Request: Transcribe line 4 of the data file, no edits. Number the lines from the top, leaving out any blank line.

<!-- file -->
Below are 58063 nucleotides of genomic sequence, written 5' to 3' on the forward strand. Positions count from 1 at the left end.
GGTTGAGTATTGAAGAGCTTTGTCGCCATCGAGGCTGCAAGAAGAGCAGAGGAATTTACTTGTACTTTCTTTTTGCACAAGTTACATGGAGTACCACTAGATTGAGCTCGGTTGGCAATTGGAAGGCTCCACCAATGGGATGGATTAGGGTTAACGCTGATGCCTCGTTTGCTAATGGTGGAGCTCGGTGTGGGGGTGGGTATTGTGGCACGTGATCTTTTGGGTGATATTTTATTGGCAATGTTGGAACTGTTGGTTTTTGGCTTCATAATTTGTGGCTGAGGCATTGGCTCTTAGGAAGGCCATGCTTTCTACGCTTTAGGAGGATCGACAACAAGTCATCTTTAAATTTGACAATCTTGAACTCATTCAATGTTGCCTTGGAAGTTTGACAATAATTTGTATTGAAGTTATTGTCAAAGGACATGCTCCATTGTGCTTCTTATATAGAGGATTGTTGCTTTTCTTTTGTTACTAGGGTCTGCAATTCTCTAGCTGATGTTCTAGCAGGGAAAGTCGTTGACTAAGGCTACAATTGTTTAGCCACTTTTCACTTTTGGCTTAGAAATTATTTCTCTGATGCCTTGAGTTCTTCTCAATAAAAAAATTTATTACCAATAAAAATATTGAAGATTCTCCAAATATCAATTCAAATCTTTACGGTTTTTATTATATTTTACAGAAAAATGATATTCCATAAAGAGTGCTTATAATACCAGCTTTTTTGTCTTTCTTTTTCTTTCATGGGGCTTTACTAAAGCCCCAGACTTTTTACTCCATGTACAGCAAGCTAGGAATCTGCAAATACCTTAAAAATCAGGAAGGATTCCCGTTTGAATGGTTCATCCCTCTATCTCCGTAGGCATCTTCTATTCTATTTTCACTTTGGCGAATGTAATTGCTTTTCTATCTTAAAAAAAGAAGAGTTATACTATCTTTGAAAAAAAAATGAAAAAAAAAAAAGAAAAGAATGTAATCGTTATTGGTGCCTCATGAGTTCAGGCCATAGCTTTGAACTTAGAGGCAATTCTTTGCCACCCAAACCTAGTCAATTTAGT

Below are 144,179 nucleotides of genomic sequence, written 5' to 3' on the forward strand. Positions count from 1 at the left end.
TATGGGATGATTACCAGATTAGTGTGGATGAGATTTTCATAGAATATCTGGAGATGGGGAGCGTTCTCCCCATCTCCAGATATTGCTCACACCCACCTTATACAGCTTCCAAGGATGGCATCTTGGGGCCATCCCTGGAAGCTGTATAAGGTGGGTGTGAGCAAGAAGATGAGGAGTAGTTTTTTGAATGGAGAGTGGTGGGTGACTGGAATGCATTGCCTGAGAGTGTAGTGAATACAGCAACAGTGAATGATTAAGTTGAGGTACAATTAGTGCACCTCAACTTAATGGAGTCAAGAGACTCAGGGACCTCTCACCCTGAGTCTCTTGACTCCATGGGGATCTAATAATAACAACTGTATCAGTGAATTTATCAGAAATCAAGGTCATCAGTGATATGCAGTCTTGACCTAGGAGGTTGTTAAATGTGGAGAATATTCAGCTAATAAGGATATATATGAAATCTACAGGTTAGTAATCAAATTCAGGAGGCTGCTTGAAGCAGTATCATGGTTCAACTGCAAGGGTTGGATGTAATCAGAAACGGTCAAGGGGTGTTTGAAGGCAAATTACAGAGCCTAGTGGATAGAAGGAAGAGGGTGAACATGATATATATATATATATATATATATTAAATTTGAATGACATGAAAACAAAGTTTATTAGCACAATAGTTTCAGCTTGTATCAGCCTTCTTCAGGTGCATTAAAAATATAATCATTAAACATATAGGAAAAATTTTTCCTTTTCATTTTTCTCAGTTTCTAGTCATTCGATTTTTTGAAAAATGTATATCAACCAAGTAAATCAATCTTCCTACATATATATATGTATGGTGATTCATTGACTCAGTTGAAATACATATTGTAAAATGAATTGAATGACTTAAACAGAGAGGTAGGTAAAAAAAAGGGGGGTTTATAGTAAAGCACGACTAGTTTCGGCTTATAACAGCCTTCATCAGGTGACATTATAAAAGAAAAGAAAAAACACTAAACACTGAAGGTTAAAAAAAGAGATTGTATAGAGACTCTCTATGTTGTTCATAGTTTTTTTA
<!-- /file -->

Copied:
TATGGGATGATTACCAGATTAGTGTGGATGAGATTTTCATAGAATATCTGGAGATGGGGAGCGTTCTCCCCATCTCCAGATATTGCTCACACCCACCTTATACAGCTTCCAAGGATGGCATCTTGGGGCCATCCCTGGAAGCTGTATAAGGTGGGTGTGAGCAAGAAGATGAGGAGTAGTTTTTTGAATGGAGAGTGGTGGGTGACTGGAATGCATTGCCTGAGAGTGTAGTGAATACAGCAACAGTGAATGATTAAGTTGAGGTACAATTAGTGCACCTCAACTTAATGGAGTCAAGAGACTCAGGGACCTCTCACCCTGAGTCTCTTGACTCCATGGGGATCTAATAATAACAACTGTATCAGTGAATTTATCAGAAATCAAGGTCATCAGTGATATGCAGTCTTGACCTAGGAGGTTGTTAAATGTGGAGAATATTCAGCTAATAAGGATATATATGAAATCTACAGGTTAGTAATCAAATTCAGGAGGCTGCTTGAAGCAGTATCATGGTTCAACTGCAAGGGTTGGATGTAATCAGAAACGGTCAAGGGGTGTTTGAAGGCAAATTACAGAGCCTAGTGGATAGAAGGAAGAGGGTGAACATGATATATATATATATATATATATATTAAATTTGAATGACATGAAAACAAAGTTTATTAGCACAATAGTTTCAGCTTGTATCAGCCTTCTTCAGGTGCATTAAAAATATAATCATTAAACATATAGGAAAAATTTTTCCTTTTCATTTTTCTCAGTTTCTAGTCATTCGATTTTTTGAAAAATGTATATCAACCAAGTAAATCAATCTTCCTACATATATATATGTATGGTGATTCATTGACTCAGTTGAAATACATATTGTAAAATGAATTGAATGACTTAAACAGAGAGGTAGGTAAAAAAAAGGGGGGTTTATAGTAAAGCACGACTAGTTTCGGCTTATAACAGCCTTCATCAGGTGACATTATAAAAGAAAAGAAAAAACACTAAACACTGAAGGTTAAAAAAAGAGATTGTATAGAGACTCTCTATGTTGTTCATAGTTTTTTTA